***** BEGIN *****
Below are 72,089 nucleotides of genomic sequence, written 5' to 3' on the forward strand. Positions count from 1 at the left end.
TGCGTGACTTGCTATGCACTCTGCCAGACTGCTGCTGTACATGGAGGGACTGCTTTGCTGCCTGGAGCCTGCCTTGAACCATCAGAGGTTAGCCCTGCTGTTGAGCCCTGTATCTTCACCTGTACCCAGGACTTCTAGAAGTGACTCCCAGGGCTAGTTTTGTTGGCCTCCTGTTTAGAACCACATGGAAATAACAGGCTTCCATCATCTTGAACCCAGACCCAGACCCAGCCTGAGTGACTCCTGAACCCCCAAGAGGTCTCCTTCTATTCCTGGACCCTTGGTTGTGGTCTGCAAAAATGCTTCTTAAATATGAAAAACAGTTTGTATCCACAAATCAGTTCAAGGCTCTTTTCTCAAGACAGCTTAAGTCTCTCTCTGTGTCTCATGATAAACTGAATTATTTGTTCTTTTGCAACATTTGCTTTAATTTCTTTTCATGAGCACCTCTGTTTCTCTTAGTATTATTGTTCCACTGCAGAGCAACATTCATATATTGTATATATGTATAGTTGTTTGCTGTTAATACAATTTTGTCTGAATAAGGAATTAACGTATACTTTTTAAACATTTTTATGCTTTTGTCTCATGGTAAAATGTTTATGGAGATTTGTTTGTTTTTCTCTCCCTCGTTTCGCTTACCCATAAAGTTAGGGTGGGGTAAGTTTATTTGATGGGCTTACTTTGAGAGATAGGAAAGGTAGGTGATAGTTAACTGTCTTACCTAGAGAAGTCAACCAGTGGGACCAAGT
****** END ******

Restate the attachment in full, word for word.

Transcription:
Below are 72,089 nucleotides of genomic sequence, written 5' to 3' on the forward strand. Positions count from 1 at the left end.
TGCGTGACTTGCTATGCACTCTGCCAGACTGCTGCTGTACATGGAGGGACTGCTTTGCTGCCTGGAGCCTGCCTTGAACCATCAGAGGTTAGCCCTGCTGTTGAGCCCTGTATCTTCACCTGTACCCAGGACTTCTAGAAGTGACTCCCAGGGCTAGTTTTGTTGGCCTCCTGTTTAGAACCACATGGAAATAACAGGCTTCCATCATCTTGAACCCAGACCCAGACCCAGCCTGAGTGACTCCTGAACCCCCAAGAGGTCTCCTTCTATTCCTGGACCCTTGGTTGTGGTCTGCAAAAATGCTTCTTAAATATGAAAAACAGTTTGTATCCACAAATCAGTTCAAGGCTCTTTTCTCAAGACAGCTTAAGTCTCTCTCTGTGTCTCATGATAAACTGAATTATTTGTTCTTTTGCAACATTTGCTTTAATTTCTTTTCATGAGCACCTCTGTTTCTCTTAGTATTATTGTTCCACTGCAGAGCAACATTCATATATTGTATATATGTATAGTTGTTTGCTGTTAATACAATTTTGTCTGAATAAGGAATTAACGTATACTTTTTAAACATTTTTATGCTTTTGTCTCATGGTAAAATGTTTATGGAGATTTGTTTGTTTTTCTCTCCCTCGTTTCGCTTACCCATAAAGTTAGGGTGGGGTAAGTTTATTTGATGGGCTTACTTTGAGAGATAGGAAAGGTAGGTGATAGTTAACTGTCTTACCTAGAGAAGTCAACCAGTGGGACCAAGT